- Oracle co-CEO Safra Catz reportedly discussed a Pentagon deal with President Donald Trump at a Tuesday dinner.
- Amazon and Oracle are competing for that contract, which will be worth billions.
- Trump has lobbed attacks at Amazon in recent days.
- But Trump reportedly did not indicate that he would interfere in the bidding process.
During a dinner with President Donald Trump, Oracle co-CEO Safra Catz criticised the bidding process for a Pentagon contract worth billions for which her company is competing with Amazon, Bloomberg reported Wednesday.
Catz joined billionaire venture capitalist Peter Thiel to dine with Trump on Tuesday night. Trump had invited Thiel, who brought Catz as his guest, Bloomberg reported.
Catz complained to Trump that the bidding process was designed so that Amazon could win the bid, people familiar with the conversation told Bloomberg. Trump heard her complaints and said he wants a fair competition for the contract. But Trump did not give any indication that he would put his thumb on the scale. Catz reportedly did not emphasise that Oracle is competing with Amazon for the contract.
The White House and Oracle did not return a requests for comment.
The meeting came amid Trump’s war of words with Amazon. On Tuesday, he tweeted that he was “right” about his criticism of the internet giant’s use of the US Postal Service, later telling reporters that Amazon was causing numerous store closures.
Trump has criticised Amazon for well more than a year, often tying the company to The Washington Post, owned by Amazon’s founder and CEO, Jeff Bezos.
Multiple news outlets have reported that Trump is trying to figure out what he could do to Amazon, such as changing its tax status or using antitrust laws against the company.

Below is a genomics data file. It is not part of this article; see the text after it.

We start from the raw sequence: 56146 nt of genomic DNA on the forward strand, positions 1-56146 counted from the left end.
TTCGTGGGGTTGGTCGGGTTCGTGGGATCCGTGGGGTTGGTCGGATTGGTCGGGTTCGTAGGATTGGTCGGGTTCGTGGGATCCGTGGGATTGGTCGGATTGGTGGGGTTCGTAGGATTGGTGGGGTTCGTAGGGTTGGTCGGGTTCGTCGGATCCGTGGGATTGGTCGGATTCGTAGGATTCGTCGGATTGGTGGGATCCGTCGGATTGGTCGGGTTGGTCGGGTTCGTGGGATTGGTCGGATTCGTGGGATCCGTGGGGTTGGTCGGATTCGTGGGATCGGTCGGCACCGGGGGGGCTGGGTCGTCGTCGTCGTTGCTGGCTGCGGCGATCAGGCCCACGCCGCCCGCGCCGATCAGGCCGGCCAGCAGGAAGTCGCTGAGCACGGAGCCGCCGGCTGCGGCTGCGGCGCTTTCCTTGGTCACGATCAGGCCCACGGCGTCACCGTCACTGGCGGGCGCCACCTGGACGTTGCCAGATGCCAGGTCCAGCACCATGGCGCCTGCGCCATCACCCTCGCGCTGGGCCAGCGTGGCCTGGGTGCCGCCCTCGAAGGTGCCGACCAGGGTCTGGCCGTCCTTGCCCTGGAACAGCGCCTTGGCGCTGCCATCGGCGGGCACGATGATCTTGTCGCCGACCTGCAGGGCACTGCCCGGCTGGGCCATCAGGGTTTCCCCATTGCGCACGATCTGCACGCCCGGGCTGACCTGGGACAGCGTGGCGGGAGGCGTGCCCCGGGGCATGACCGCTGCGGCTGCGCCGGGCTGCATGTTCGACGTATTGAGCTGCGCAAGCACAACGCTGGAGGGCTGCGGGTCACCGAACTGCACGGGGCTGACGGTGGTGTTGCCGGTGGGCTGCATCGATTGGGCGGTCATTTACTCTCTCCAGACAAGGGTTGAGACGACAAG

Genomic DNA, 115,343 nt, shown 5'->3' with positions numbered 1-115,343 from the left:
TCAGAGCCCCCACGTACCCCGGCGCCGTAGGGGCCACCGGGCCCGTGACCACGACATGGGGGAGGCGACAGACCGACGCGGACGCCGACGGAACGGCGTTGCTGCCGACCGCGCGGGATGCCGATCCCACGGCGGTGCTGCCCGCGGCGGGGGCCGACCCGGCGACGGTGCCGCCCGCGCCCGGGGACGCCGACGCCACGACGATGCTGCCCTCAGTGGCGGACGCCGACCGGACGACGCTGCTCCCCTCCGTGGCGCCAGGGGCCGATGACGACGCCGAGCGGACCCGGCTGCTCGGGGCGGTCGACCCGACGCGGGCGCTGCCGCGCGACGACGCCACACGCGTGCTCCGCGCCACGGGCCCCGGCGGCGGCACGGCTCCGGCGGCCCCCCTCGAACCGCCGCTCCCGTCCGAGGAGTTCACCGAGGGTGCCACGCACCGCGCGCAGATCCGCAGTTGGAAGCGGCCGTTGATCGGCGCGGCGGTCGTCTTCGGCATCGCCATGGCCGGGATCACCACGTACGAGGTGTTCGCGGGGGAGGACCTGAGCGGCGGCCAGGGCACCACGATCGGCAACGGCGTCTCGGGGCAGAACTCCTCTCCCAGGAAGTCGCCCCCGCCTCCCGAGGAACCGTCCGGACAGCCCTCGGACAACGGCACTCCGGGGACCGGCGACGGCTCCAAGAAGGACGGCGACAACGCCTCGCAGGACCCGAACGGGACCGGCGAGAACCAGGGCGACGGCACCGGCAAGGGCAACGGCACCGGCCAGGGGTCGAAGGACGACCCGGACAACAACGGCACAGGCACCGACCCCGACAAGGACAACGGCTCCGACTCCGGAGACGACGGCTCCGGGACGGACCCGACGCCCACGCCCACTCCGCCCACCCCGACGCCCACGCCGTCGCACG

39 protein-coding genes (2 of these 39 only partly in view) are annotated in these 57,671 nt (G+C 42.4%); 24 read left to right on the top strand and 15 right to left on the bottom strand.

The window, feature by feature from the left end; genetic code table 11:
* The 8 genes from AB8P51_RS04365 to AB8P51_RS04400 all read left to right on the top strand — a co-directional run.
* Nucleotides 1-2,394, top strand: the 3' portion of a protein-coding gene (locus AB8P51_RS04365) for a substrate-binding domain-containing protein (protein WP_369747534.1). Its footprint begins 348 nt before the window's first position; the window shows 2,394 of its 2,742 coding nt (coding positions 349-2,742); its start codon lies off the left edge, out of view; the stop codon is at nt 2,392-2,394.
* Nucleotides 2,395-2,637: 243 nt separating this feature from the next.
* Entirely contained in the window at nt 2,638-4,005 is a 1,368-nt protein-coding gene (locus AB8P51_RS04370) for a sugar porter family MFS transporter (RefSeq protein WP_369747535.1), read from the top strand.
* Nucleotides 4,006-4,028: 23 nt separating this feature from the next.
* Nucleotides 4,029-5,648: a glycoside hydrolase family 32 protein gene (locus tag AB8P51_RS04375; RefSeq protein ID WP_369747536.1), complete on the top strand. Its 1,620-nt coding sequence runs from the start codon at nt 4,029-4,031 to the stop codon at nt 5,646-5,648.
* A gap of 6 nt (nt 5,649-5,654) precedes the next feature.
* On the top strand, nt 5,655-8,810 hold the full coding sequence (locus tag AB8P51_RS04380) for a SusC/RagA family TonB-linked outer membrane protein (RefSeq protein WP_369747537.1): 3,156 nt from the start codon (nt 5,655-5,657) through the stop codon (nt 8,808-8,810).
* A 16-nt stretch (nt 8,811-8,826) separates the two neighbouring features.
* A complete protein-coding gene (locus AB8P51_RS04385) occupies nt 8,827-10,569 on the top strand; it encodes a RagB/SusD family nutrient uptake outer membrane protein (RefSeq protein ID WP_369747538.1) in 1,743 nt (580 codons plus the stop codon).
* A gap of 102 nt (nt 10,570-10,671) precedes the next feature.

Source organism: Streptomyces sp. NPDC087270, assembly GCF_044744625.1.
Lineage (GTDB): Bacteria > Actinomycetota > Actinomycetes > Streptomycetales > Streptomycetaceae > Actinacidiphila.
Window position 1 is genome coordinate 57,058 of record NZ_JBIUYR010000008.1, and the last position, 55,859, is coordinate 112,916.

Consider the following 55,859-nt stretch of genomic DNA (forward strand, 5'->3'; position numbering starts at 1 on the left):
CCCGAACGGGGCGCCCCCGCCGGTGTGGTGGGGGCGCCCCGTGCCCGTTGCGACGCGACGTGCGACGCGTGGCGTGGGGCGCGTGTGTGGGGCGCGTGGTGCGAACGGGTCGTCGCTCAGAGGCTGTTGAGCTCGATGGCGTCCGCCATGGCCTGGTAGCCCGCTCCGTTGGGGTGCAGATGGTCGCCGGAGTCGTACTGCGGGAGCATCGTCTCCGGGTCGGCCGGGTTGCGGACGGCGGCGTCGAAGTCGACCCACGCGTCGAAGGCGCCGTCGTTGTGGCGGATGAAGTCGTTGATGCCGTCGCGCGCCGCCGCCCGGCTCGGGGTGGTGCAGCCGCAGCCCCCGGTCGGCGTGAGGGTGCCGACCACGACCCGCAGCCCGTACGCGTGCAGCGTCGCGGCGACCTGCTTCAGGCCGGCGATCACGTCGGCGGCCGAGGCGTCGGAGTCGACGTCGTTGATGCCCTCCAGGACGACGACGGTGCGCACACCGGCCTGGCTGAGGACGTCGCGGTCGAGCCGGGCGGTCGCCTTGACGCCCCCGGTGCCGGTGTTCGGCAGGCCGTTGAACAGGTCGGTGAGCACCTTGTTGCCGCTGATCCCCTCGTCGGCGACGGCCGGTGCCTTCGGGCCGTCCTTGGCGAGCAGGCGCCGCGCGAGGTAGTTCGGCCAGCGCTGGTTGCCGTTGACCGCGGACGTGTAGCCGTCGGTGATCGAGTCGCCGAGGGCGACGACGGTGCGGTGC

Another speculated-about option could be meddling in the Pentagon contract, which aims to provide the Department of Defence with cloud-computing services, though Trump has not mentioned it publicly. Meddling in such an affair could risk a lawsuit from the losing company.
The Pentagon intends to award the multiyear contract to one vendor – something that has caused concern among lawmakers and competitors, such as Oracle, who believe the process will favour Amazon, which dominates the cloud-services market. The final requests for proposals is set to be released next month with the contracted slated to be awarded by early fall.
Heather Babb, a Pentagon spokeswoman, told Business Insider that the competition for the contract would be “full and open” to land the high-profile and well-compensated government contract.
Amazon’s status as the perceived frontrunner for the contract has been largely cemented by its $US600 million deal with the CIA in 2013, showing that the company can manage and secure sensitive information, and providing it a leg up on obtaining top-level security credentials.
Draft requirements released by the Pentagon for the project – called the Joint Enterprise Defence Infrastructure Cloud initiative, or JEDI – say that bidders must be able to obtain those security credentials within nine months of winning the contract. As of now, Amazon Web Services is the only potential vendor that meets that requirement.
Additionally, the Pentagon recently agreed to a deal worth up to $US65 million with a company that partners with Amazon Web Services to provide cloud services to the US Transportation Command.
Catz is one of Trump’s closest allies in Silicon Valley. She was part of his presidential transition team in 2016 and more recently was said to be a candidate to replace H.R. McMaster as the national security adviser.